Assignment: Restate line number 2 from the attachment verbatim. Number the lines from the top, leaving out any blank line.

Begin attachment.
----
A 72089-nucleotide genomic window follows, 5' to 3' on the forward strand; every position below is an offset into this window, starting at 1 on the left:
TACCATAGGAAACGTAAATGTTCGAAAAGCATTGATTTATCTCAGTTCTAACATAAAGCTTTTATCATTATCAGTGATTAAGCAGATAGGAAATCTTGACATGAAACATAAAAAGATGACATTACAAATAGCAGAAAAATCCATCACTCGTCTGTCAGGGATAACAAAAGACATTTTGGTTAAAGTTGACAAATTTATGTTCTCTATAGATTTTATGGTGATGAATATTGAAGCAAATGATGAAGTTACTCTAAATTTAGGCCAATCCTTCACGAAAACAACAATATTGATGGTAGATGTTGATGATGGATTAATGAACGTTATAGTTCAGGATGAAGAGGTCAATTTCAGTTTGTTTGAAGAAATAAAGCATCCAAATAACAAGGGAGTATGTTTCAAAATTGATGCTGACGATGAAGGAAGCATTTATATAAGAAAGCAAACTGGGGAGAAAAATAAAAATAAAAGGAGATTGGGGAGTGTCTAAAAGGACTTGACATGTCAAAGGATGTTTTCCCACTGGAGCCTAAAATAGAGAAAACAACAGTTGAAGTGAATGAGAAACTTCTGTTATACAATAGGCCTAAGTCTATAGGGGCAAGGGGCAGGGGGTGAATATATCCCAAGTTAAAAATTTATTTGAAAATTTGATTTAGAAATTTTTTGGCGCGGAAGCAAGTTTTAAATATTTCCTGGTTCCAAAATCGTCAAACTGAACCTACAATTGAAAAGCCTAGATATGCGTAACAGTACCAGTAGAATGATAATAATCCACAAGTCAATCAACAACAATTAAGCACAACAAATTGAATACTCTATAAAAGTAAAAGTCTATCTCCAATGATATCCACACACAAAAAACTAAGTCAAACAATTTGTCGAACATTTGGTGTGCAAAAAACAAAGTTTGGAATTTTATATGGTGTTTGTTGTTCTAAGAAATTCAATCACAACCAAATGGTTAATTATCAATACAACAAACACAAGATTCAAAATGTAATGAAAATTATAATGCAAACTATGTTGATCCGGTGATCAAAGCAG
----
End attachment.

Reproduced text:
TACCATAGGAAACGTAAATGTTCGAAAAGCATTGATTTATCTCAGTTCTAACATAAAGCTTTTATCATTATCAGTGATTAAGCAGATAGGAAATCTTGACATGAAACATAAAAAGATGACATTACAAATAGCAGAAAAATCCATCACTCGTCTGTCAGGGATAACAAAAGACATTTTGGTTAAAGTTGACAAATTTATGTTCTCTATAGATTTTATGGTGATGAATATTGAAGCAAATGATGAAGTTACTCTAAATTTAGGCCAATCCTTCACGAAAACAACAATATTGATGGTAGATGTTGATGATGGATTAATGAACGTTATAGTTCAGGATGAAGAGGTCAATTTCAGTTTGTTTGAAGAAATAAAGCATCCAAATAACAAGGGAGTATGTTTCAAAATTGATGCTGACGATGAAGGAAGCATTTATATAAGAAAGCAAACTGGGGAGAAAAATAAAAATAAAAGGAGATTGGGGAGTGTCTAAAAGGACTTGACATGTCAAAGGATGTTTTCCCACTGGAGCCTAAAATAGAGAAAACAACAGTTGAAGTGAATGAGAAACTTCTGTTATACAATAGGCCTAAGTCTATAGGGGCAAGGGGCAGGGGGTGAATATATCCCAAGTTAAAAATTTATTTGAAAATTTGATTTAGAAATTTTTTGGCGCGGAAGCAAGTTTTAAATATTTCCTGGTTCCAAAATCGTCAAACTGAACCTACAATTGAAAAGCCTAGATATGCGTAACAGTACCAGTAGAATGATAATAATCCACAAGTCAATCAACAACAATTAAGCACAACAAATTGAATACTCTATAAAAGTAAAAGTCTATCTCCAATGATATCCACACACAAAAAACTAAGTCAAACAATTTGTCGAACATTTGGTGTGCAAAAAACAAAGTTTGGAATTTTATATGGTGTTTGTTGTTCTAAGAAATTCAATCACAACCAAATGGTTAATTATCAATACAACAAACACAAGATTCAAAATGTAATGAAAATTATAATGCAAACTATGTTGATCCGGTGATCAAAGCAG